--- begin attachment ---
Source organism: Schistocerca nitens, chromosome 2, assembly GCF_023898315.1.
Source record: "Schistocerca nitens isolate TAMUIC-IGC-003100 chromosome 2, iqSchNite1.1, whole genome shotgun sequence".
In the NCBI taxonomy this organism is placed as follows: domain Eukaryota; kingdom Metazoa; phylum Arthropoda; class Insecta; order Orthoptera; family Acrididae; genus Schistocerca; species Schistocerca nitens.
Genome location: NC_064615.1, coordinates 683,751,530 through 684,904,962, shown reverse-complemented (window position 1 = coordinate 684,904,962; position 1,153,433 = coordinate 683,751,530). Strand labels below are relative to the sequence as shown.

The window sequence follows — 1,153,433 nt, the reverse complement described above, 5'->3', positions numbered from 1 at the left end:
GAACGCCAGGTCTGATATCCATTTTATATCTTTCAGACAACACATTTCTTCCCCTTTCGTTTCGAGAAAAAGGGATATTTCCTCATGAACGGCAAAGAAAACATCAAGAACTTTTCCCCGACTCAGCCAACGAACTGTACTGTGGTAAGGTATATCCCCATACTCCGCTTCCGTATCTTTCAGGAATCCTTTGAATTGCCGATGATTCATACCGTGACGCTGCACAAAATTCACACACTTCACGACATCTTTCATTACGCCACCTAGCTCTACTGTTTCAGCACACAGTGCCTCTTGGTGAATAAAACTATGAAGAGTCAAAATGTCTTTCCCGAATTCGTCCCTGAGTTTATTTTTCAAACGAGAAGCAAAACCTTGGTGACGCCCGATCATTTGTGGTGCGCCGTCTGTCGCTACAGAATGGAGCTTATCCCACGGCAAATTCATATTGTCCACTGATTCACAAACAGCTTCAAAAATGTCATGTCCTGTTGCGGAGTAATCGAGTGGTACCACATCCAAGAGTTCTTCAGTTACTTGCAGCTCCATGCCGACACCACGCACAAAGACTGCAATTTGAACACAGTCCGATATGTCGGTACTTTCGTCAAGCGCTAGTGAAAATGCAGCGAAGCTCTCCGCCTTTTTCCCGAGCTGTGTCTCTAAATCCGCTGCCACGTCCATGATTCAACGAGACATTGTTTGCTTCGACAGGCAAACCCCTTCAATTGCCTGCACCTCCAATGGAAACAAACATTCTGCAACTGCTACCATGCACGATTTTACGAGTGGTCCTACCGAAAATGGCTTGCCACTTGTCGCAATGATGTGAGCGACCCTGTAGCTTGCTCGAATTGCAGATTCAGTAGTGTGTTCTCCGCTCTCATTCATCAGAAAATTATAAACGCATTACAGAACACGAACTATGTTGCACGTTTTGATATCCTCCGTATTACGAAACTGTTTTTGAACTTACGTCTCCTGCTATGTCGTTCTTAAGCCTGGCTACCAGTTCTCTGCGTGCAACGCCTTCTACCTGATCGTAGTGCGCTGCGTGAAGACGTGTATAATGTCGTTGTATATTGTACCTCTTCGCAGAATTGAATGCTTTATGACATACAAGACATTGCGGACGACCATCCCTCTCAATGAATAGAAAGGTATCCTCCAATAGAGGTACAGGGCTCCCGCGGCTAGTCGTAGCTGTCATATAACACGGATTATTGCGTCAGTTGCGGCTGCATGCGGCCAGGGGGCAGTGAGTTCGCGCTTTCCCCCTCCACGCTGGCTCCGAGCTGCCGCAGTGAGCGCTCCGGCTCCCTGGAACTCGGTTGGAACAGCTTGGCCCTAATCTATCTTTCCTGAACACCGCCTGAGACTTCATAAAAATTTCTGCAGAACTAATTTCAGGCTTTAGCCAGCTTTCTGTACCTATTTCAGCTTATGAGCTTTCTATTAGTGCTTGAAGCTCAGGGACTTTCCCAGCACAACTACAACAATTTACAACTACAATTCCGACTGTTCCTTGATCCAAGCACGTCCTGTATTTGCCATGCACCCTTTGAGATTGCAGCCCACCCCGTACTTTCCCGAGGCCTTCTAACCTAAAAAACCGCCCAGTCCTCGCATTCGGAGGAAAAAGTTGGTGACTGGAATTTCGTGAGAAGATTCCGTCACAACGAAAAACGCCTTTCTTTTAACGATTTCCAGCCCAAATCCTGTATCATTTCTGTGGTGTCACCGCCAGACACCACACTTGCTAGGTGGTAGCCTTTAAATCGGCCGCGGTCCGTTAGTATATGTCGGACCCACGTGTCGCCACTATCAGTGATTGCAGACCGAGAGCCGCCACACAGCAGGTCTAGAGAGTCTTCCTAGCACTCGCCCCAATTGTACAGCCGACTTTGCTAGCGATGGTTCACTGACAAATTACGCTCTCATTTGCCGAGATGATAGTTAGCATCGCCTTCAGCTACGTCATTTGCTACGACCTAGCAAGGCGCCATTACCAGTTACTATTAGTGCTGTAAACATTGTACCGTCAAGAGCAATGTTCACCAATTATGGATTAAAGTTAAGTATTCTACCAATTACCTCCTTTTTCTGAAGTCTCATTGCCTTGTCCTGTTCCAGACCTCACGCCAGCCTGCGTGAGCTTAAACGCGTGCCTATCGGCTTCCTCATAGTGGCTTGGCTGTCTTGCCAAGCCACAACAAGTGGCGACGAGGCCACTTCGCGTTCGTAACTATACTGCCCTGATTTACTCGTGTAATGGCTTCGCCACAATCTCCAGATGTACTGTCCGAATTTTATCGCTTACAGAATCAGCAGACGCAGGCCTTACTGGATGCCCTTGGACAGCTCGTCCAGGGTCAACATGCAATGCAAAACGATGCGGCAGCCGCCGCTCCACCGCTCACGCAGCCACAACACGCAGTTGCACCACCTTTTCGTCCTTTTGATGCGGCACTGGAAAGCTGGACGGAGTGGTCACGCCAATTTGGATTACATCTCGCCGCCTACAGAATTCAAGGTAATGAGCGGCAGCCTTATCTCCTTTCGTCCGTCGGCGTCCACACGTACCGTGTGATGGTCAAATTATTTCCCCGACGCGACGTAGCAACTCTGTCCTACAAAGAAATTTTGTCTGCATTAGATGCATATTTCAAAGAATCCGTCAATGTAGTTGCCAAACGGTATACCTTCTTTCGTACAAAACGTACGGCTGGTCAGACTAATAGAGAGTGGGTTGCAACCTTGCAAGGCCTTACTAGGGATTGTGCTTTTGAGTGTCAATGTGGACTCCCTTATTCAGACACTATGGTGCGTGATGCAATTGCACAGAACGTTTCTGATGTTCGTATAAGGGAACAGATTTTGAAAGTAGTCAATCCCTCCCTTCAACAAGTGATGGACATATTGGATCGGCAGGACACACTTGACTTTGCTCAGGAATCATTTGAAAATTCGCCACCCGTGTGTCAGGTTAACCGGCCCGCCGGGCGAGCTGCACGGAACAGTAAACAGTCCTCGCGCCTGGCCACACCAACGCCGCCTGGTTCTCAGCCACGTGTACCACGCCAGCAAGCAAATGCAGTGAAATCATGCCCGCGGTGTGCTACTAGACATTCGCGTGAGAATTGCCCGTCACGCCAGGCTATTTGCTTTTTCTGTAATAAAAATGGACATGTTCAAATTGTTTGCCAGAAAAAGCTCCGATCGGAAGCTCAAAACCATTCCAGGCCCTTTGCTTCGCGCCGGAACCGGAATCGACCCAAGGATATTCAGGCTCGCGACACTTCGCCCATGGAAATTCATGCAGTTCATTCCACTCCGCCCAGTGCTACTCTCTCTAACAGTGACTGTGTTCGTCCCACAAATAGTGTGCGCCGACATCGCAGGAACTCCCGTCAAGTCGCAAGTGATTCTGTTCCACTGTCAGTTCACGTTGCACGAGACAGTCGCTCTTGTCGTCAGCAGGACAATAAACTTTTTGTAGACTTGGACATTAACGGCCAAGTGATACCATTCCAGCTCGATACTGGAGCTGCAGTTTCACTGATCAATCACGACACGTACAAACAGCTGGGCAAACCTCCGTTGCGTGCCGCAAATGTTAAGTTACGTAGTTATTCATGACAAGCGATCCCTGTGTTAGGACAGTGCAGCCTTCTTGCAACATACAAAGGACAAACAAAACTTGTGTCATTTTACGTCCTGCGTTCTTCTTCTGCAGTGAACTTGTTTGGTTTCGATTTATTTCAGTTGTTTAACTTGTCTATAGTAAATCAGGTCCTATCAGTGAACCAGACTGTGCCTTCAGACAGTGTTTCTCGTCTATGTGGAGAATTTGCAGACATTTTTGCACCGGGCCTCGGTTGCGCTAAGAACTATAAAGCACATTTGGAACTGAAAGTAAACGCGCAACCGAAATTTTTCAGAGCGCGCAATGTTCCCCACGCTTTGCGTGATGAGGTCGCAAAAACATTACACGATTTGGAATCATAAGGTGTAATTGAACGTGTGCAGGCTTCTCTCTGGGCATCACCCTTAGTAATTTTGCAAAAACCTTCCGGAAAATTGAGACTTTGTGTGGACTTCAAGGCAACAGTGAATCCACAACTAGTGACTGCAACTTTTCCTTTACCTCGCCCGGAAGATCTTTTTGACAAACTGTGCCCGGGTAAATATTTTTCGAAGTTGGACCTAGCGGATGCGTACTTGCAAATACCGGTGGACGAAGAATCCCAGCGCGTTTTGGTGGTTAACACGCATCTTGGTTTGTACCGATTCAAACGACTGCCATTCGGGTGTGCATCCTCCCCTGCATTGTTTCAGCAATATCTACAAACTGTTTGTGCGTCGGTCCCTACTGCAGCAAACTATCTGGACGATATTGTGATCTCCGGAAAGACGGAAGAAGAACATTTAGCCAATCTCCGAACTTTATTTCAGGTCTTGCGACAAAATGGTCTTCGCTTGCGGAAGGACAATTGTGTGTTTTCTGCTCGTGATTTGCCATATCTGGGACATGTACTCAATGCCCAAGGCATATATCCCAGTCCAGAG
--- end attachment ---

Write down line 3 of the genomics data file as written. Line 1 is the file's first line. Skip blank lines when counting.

In the NCBI taxonomy this organism is placed as follows: domain Eukaryota; kingdom Metazoa; phylum Arthropoda; class Insecta; order Orthoptera; family Acrididae; genus Schistocerca; species Schistocerca nitens.